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Sunday, January 12, 2014

Wearing Your Drunzel and Dopas


My Grandmother's maiden name was Nussbaum which she swore wasn't Jewish. Maybe it wasn't. Nussbaum can be either a German or a Jewish name. On the other hand, being a Jew in her little rural community in Illinois coming up on the turn of the century wasn't a popular thing to be so no one could blame the family for fudging it. She looked almost exactly like this cartoon - iron gray hair in a bun, glasses, always with an apron (although she never would have worn heels or a necklace). She was sterner than she was sweet but she had to be, raising four children on her own in the early 1900's.

Grammie had a language all her own. We all picked up on it and my generation still uses many of the descriptive words from her vocabulary. Somehow, they just seem more fitting and colorful than ordinary terms. For instance, she often let things brutzle on the back of the stove. Brutzling was a little less than boiling and a little more than simmering. When she used the broom to give the kitchen a less than motivated lick and a promise, she swintzled it. Same thing with ironing. If you just pressed your blouse quickly, not paying much attention to detail, you roshpeled it. When you lay in your bed enjoying that dreamy state between sleep and full wakefulness, you were fowlencing.

To Grammie, an old worn-out robe that you clung to was a drunzel. A beat up old pair of shoes were dopas.

If you came home, having had too much to drink but not really drunk, you were pasoofah. Her circle of family and friends were the Carottles. In her lexicon, Carottles seemed to mean a rowdy, loving family that sometimes feuded but defended one another against outsiders no matter what. Sort of like the Duck Dynasty family if they really were the Duck Dynasty family instead of rich Yuppies in disguise.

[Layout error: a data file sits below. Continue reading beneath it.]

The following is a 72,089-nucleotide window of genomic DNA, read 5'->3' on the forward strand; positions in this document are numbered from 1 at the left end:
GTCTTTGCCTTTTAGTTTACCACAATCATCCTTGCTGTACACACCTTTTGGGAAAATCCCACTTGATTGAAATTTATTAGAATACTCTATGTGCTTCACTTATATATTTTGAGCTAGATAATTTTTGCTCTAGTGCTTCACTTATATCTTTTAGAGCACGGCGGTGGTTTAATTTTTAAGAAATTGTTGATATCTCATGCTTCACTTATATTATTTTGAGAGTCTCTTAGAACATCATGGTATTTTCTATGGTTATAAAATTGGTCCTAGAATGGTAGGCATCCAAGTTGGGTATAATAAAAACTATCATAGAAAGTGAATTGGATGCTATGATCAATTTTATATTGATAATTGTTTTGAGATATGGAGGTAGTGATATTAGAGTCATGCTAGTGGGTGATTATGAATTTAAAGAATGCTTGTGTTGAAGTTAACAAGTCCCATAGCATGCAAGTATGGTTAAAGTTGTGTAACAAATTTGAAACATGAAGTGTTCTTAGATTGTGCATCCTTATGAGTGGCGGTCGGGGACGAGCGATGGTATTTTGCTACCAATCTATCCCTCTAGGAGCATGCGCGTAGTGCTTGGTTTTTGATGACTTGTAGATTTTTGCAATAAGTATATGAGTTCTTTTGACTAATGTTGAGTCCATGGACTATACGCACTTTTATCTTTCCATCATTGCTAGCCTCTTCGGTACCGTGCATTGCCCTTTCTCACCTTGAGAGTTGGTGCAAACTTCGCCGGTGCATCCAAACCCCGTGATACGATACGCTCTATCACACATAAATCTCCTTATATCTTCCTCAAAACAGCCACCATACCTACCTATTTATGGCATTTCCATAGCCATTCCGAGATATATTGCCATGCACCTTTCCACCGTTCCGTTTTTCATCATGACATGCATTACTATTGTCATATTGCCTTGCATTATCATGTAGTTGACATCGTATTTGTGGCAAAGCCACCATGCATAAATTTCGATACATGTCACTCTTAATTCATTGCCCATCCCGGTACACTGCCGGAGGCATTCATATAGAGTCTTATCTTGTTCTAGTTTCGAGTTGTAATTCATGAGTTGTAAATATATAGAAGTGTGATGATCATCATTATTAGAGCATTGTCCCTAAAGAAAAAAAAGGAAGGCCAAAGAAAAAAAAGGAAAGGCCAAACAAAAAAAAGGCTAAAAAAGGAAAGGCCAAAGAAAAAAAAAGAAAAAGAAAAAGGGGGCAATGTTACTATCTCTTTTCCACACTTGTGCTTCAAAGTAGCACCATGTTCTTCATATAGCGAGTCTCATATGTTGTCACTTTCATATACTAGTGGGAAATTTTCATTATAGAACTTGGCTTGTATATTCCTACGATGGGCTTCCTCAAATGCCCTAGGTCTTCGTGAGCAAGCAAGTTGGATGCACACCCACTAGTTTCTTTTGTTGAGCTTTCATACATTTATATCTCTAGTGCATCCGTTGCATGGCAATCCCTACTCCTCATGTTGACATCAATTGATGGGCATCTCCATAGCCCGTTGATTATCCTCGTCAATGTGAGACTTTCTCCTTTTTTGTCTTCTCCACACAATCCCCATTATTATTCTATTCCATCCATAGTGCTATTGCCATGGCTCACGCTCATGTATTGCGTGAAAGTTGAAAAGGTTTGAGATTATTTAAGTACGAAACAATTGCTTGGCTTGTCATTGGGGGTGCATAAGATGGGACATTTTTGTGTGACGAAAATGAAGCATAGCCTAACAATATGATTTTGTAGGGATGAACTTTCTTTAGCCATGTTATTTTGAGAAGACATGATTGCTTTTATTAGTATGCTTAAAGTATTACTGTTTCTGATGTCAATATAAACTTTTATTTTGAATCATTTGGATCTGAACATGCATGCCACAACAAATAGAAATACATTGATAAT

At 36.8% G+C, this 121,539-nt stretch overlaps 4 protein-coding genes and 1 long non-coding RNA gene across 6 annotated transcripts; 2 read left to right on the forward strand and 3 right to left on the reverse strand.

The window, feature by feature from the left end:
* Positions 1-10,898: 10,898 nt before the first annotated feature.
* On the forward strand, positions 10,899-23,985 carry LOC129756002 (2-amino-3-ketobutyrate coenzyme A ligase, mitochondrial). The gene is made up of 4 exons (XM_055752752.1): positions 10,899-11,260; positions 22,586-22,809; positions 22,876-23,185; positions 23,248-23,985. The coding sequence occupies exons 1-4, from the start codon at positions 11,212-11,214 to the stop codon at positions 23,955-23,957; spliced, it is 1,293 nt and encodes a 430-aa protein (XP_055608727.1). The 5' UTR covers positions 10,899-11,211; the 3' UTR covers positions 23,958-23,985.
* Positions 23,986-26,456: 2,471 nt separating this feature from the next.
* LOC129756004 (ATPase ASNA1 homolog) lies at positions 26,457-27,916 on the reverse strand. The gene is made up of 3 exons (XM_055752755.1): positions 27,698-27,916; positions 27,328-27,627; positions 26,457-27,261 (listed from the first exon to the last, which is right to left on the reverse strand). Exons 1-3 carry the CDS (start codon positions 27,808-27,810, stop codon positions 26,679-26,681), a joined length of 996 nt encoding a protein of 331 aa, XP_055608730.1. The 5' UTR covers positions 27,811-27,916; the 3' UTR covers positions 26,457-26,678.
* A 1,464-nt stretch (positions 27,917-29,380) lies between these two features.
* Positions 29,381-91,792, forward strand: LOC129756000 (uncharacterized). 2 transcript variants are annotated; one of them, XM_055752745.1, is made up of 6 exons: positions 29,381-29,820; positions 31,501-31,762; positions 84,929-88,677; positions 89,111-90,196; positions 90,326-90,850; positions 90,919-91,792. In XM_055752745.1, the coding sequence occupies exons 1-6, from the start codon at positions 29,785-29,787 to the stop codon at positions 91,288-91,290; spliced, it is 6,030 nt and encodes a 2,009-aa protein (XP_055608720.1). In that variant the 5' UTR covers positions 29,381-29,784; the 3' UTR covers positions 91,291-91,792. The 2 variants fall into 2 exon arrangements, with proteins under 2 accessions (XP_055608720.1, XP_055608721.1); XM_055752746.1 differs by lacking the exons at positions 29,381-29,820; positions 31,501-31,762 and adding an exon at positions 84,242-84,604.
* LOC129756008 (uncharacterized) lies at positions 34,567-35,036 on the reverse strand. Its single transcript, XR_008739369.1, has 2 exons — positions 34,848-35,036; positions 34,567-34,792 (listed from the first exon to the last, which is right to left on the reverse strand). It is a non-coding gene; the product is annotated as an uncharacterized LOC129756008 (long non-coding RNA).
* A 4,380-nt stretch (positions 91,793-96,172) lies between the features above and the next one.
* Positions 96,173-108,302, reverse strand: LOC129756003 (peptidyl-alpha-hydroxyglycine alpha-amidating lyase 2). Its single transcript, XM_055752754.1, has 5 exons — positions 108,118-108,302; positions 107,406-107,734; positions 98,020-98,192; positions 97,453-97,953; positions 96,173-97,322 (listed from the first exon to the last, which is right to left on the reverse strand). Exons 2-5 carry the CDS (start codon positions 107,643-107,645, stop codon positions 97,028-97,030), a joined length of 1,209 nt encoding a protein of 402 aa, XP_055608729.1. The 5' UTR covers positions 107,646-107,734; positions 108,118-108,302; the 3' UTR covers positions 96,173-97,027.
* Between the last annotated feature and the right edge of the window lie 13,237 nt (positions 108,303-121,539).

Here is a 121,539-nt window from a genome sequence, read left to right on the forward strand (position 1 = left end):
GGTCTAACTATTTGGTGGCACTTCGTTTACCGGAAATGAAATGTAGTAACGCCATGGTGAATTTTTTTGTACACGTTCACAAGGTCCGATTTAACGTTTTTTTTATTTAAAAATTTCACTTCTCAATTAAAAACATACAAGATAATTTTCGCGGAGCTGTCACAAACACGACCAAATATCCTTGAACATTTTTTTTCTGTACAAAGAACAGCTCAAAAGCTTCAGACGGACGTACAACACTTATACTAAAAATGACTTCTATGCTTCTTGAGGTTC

Maybe these are all real German and/or Jewish words (if so, they are probably all spelled wrong). I wouldn't be surprised if it wasn't Grammie providing us with a secret family language that started my lifelong fascination with words.

We moved a lot when I was a kid and I can remember loving to hear the rich accents of South Carolina, like fudge bubbling on the stove. And the soft drawl of Texas when a man in a cowboy hat leaned into  car to give us directions. "Want some cow in that?" a Montanan once asked Dad, which meant, "would you like cream in your coffee?" And when we lived in the east among the regional dialects of Massachusetts and Maine, I sometimes had to ask people to repeat themselves before I understood them. When we moved to California, I was told Hoosiers talked through their nose although of course, I thought I had no accent at all.

Professions often have their own language too. When I worked for the Sheriff's Department, I learned a whole new set of harsh phrases - "cuff'em and stuff'em" and "hook'em and book'em" and "smash and grab".  "That don't feed the bulldog" and "clusterfuck". "Holster-sniffer" and "'Scrotebag". "Drop a dime" and "zero-dark-thirty".

Becoming a NASCAR fan, I discovered terms like "drive it like ya' stole it" and "bump and run" and "pit lizard" (which is NASCAR's version of "holster sniffer") and "Boogity, boogity, boogity". I learned about The Big One and what a Darlington Stripe is and what it means to be "on the throttle". (Unlike NASCAR folks back in the day, fewer current drivers sound like they come from the South).

Language, in general, is getting more generic, like the exits off the interstate in so many American cities. Distinctive regional dialects and accents are disappearing and all news reporters sound like they came from Nowhere-in-Particular, USA. But it doesn't have to be that way in writing. We can make our characters sound as colorful as we like in our stories. Maybe, in the end, it will be up to us to keep this rich and picturesque part of our national heritage alive.

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